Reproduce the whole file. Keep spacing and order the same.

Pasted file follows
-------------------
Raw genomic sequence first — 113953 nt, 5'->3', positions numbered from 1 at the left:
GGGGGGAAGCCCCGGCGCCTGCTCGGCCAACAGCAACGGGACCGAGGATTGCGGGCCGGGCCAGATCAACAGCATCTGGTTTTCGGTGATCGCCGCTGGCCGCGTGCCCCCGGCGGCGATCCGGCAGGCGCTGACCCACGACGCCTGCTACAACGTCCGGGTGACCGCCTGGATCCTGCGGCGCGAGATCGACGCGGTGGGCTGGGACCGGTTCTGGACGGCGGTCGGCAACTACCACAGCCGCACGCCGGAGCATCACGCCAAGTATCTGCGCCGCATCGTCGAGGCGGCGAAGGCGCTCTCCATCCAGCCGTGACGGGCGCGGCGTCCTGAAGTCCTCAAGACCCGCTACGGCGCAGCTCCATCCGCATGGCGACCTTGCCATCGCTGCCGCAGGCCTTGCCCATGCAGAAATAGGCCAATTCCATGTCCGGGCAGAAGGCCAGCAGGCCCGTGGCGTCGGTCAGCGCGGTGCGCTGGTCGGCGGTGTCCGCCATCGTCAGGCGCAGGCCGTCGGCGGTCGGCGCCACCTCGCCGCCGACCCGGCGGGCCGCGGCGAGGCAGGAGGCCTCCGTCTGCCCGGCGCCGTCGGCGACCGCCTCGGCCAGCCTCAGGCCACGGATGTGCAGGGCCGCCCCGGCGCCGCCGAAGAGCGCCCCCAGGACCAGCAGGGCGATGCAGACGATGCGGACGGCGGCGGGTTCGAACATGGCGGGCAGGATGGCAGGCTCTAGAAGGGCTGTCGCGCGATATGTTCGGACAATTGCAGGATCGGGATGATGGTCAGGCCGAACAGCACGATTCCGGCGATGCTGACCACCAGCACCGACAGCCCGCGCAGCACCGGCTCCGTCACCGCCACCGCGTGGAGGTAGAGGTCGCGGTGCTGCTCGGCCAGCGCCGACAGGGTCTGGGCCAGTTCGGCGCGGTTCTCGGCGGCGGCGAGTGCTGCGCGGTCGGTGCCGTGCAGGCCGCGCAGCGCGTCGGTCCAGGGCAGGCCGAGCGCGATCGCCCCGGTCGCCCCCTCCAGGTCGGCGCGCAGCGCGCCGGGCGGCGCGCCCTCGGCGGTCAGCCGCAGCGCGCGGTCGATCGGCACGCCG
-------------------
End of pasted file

Raw genomic sequence first — 113953 nt, 5'->3', positions numbered from 1 at the left:
GGGGGGAAGCCCCGGCGCCTGCTCGGCCAACAGCAACGGGACCGAGGATTGCGGGCCGGGCCAGATCAACAGCATCTGGTTTTCGGTGATCGCCGCTGGCCGCGTGCCCCCGGCGGCGATCCGGCAGGCGCTGACCCACGACGCCTGCTACAACGTCCGGGTGACCGCCTGGATCCTGCGGCGCGAGATCGACGCGGTGGGCTGGGACCGGTTCTGGACGGCGGTCGGCAACTACCACAGCCGCACGCCGGAGCATCACGCCAAGTATCTGCGCCGCATCGTCGAGGCGGCGAAGGCGCTCTCCATCCAGCCGTGACGGGCGCGGCGTCCTGAAGTCCTCAAGACCCGCTACGGCGCAGCTCCATCCGCATGGCGACCTTGCCATCGCTGCCGCAGGCCTTGCCCATGCAGAAATAGGCCAATTCCATGTCCGGGCAGAAGGCCAGCAGGCCCGTGGCGTCGGTCAGCGCGGTGCGCTGGTCGGCGGTGTCCGCCATCGTCAGGCGCAGGCCGTCGGCGGTCGGCGCCACCTCGCCGCCGACCCGGCGGGCCGCGGCGAGGCAGGAGGCCTCCGTCTGCCCGGCGCCGTCGGCGACCGCCTCGGCCAGCCTCAGGCCACGGATGTGCAGGGCCGCCCCGGCGCCGCCGAAGAGCGCCCCCAGGACCAGCAGGGCGATGCAGACGATGCGGACGGCGGCGGGTTCGAACATGGCGGGCAGGATGGCAGGCTCTAGAAGGGCTGTCGCGCGATATGTTCGGACAATTGCAGGATCGGGATGATGGTCAGGCCGAACAGCACGATTCCGGCGATGCTGACCACCAGCACCGACAGCCCGCGCAGCACCGGCTCCGTCACCGCCACCGCGTGGAGGTAGAGGTCGCGGTGCTGCTCGGCCAGCGCCGACAGGGTCTGGGCCAGTTCGGCGCGGTTCTCGGCGGCGGCGAGTGCTGCGCGGTCGGTGCCGTGCAGGCCGCGCAGCGCGTCGGTCCAGGGCAGGCCGAGCGCGATCGCCCCGGTCGCCCCCTCCAGGTCGGCGCGCAGCGCGCCGGGCGGCGCGCCCTCGGCGGTCAGCCGCAGCGCGCGGTCGATCGGCACGCCG